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Cooperative care for companion dogs: emotional health and wellness

02 June 2023
15 mins read
Volume 14 · Issue 5
Figure 1. Juno demonstrating her chin rest behaviour while practicing vaccination protocol with an empty syringe and blunt needle.


Traditionally, humans treated their companion dogs with absolute authority. Furthermore, much of human behaviour towards dogs is cloaked in myths and driven by human-centric labels such as ‘good,’ ‘bad,’ ‘stubborn’ or ‘friendly’ to describe behaviours, emotions, traits or personalities. This has meant that companion dogs have little, if any, autonomy or choice in what happens to them, and this can be traumatic and emotionally damaging. However, providing dogs with the opportunity to make choices when and where it is safe and appropriate to do so may improve their optimism and is part of a clear two-way system of communication between humans and dogs. This translates to reduced stress and enhanced positive welfare that includes their emotional wellness. Cooperative care is a training protocol that provides some measure of predictability and clarity. It removes ambiguity and thus reduces stress from handling. Because it allows the animal to choose to participate or not, it builds trust and grants for some degree of bodily autonomy. The practical applications have additional effects on overall wellness and also reduce the chances of aggressive behaviours that may lead to human injury and veterinary care can be improved, with benefits to the dog, staff and clients.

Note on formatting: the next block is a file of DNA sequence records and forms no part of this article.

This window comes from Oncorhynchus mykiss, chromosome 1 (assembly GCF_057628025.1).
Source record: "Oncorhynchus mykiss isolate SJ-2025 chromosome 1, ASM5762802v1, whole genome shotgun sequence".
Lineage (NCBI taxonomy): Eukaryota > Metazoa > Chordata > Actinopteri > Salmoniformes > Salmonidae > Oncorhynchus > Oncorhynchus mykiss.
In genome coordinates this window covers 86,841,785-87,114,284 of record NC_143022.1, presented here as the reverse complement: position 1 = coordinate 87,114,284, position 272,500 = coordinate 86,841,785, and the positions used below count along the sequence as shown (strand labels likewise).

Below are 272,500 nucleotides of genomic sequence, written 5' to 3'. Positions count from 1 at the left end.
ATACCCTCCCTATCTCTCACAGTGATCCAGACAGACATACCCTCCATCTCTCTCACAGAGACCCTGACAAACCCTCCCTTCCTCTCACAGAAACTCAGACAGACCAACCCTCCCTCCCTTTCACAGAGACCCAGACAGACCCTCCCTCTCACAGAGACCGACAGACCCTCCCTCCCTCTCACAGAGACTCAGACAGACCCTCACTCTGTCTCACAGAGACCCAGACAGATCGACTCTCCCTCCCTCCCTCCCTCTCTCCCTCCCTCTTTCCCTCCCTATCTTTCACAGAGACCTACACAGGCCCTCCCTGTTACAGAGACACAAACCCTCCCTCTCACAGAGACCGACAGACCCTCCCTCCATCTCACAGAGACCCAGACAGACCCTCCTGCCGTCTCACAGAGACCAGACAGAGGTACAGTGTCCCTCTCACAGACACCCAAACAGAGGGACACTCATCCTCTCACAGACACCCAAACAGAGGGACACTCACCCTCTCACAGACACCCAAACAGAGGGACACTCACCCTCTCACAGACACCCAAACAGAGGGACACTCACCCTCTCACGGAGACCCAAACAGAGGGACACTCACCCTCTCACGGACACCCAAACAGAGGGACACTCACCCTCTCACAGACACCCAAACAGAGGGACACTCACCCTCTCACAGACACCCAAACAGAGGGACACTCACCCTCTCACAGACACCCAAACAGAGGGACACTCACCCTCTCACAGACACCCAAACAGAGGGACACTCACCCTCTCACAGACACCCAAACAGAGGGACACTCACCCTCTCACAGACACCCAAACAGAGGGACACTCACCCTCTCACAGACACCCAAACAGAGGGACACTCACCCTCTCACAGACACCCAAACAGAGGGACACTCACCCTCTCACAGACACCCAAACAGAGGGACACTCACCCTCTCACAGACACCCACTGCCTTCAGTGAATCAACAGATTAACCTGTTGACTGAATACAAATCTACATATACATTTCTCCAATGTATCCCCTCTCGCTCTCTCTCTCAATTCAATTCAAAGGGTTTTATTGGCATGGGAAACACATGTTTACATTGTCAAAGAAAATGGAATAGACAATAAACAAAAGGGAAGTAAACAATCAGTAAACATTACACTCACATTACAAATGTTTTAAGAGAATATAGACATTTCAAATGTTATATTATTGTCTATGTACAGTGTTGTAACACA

Cooperative care is about teaching dogs to have and make choices when it comes to participating in their own care, and to provide them with the information they need to make informed decisions (Howell and Feyrecilde, 2018). It is a protocol founded on trust and a clear reciprocal communicative system that aims to reduce fear or stress during handling. This protocol challenges traditional beliefs conflated with forceful methods of handling that are woven into the fabric of our human-centric society, often propagated further by the misinformation and misconceptions that are freely accessible to anyone. Change can be challenging but is necessary for human interactions with other animals to become more ethical and compassionate and to evolve into a more sophisticated approach for the enhancement of their well-being. The key elements of why and how this is important in a veterinary setting, for both humans and dogs, are high-lighted throughout this paper.

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